Scottish Political Archive Launch New Crowdsourcing Campaign

The Scottish Political Archive are looking for volunteers to help with a new crowdsourcing project to fully transcribe and index their 2014 Independence Referendum Collection.

This project is jointly led by Dr Chiara Bonacchi (University of Stirling) and the Scottish Political Archive (Sarah Bromage), in collaboration with the UCL Institute of Archaeology, The Fitzwilliam Museum, University of Cambridge, and the British Museum. The associated researcher developing and managing crowdsourcing activities is Dr Elisa Broccoli.

MicroPasts is a free and open-source, crowdsourcing platform which supports online mass creation, enhancement and analysis of open data in archaeology, history and heritage. It aims to build collaborations between heritage institutions and citizens to study the human past together. MicroPasts was established in 2013 with seed-funding from the UK Arts and Humanities Research Council and has continued running ever since with input from some of its co-founders (Prof. Andrew Bevan, UCL, Daniel Pett, Fitzwilliam Museum, Dr Chiara Bonacchi, University of Stirling, Dr Jennifer Wexler, British Museum).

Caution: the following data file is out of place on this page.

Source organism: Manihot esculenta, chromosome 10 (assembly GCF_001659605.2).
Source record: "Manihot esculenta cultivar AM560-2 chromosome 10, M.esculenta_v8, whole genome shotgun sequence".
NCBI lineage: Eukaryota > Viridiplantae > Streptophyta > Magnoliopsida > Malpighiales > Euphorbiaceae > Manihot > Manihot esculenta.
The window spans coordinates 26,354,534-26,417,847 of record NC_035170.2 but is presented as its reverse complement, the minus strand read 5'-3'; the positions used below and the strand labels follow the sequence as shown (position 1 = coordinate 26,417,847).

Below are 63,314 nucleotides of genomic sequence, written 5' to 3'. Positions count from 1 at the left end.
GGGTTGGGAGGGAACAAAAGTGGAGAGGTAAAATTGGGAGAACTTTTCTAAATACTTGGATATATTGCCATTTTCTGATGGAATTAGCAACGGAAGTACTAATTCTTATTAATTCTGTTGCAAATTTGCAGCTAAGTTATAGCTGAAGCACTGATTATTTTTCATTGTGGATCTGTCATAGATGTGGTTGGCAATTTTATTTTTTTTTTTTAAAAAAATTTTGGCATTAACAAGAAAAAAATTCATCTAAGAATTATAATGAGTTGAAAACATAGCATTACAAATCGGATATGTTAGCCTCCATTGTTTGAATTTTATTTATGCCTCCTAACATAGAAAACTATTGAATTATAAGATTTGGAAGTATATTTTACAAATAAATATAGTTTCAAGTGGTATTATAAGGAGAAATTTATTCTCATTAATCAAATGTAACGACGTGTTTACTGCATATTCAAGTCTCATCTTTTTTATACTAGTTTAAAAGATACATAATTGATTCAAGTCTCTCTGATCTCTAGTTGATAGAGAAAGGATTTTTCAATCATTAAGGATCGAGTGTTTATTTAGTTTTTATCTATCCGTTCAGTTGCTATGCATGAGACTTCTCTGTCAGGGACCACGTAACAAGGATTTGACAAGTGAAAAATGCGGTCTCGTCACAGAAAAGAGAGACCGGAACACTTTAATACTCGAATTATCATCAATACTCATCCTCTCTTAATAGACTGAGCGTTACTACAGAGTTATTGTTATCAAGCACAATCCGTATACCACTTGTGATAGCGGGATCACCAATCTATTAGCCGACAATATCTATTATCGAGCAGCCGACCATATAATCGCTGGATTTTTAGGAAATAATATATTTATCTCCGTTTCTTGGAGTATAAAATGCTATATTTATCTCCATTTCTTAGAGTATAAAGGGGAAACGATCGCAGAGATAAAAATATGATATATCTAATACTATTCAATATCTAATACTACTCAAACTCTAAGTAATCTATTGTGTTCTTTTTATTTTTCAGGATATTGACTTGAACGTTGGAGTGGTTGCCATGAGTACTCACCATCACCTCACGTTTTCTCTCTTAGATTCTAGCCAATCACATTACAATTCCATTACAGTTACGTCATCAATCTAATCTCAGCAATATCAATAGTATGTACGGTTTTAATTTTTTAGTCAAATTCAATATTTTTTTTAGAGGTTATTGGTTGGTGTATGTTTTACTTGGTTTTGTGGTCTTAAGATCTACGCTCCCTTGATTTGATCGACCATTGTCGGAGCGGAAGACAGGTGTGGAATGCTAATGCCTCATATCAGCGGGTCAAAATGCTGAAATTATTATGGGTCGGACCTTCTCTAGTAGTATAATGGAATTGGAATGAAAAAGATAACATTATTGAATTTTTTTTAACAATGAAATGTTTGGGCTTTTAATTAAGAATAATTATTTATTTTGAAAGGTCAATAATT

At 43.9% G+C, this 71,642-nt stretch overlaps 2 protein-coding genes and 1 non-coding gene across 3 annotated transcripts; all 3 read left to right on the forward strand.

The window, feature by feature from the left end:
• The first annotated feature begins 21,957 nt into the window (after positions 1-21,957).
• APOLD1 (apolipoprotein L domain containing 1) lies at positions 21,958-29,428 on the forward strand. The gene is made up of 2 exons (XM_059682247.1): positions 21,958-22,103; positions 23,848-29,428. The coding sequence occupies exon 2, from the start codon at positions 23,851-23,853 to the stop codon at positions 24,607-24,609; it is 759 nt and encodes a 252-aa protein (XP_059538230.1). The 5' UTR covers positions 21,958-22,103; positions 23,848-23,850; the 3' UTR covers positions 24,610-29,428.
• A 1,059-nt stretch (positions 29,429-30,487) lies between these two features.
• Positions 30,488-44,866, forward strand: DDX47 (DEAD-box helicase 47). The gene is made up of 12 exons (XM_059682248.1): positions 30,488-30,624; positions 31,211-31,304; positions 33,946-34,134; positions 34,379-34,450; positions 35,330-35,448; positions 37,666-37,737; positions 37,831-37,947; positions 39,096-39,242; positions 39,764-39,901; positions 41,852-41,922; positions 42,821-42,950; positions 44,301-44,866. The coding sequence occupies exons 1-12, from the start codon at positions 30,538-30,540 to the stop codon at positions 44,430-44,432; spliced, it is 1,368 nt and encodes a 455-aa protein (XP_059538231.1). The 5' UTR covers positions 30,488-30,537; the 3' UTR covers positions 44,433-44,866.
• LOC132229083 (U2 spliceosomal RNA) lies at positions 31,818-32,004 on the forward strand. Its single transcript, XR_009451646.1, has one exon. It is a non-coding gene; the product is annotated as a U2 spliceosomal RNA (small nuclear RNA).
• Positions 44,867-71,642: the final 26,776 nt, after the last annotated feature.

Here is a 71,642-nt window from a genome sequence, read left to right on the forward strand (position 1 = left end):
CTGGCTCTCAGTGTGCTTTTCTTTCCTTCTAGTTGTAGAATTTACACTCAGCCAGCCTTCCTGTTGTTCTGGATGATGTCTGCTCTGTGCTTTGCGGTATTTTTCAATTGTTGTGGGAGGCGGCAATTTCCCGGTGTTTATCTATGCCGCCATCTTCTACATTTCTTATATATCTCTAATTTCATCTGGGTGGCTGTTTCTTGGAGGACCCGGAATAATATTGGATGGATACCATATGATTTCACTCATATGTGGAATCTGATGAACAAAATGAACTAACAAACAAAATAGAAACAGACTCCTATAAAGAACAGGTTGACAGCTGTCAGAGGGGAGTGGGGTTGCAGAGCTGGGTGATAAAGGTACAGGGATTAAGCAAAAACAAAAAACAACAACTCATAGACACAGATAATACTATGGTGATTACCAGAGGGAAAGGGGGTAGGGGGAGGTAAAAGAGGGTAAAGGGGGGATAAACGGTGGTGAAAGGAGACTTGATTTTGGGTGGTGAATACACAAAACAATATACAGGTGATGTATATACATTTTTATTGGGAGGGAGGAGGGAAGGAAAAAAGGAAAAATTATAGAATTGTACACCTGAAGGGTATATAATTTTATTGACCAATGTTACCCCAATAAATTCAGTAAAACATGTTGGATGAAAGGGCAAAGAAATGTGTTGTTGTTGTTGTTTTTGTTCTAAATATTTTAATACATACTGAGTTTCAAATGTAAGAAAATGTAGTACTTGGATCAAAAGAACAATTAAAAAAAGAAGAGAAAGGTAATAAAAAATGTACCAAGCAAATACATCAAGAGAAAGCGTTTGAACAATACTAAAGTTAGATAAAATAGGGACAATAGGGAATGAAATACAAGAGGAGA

Dr Chiara Bonacchi said “This is an important activity to ensure that smaller heritage organisations like the Scottish Political Archive can continue engaging audiences during this difficult period of lockdown and in the immediate aftermath. Through this digitisation project, in particular, we hope to create data that will unlock new research on the political uses of heritage in the context of the 2014 Referendum.”

Dr Elisa Broccoli said  “We developed a first crowdsourcing application to transcribe leaflets from the Scottish Political Archive. We will follow it up with a photo-tagging application to publicly index photographs from the 2014 Referendum campaign and facilitate searches for specific people, places, objects. We are asking volunteer contributors to help with these tasks”

Archivist Sarah Bromage said “The Scottish Political Archive actively collected Yes and No campaign materials for the 2014 Independence Referendum.  We wanted  to find out what was happening at grass roots level in local communities; effectively what was being put through people’s doors, distributed at campaign stalls and displayed in shop and home windows. We ended up with nearly 3,000 photographs and many, many leaflets.  This new project allows us to make this collection fully accessible to researchers around the world”

Link to the transcription application:

For more information on the Scottish Political Archive 

For more information on the Micropasts

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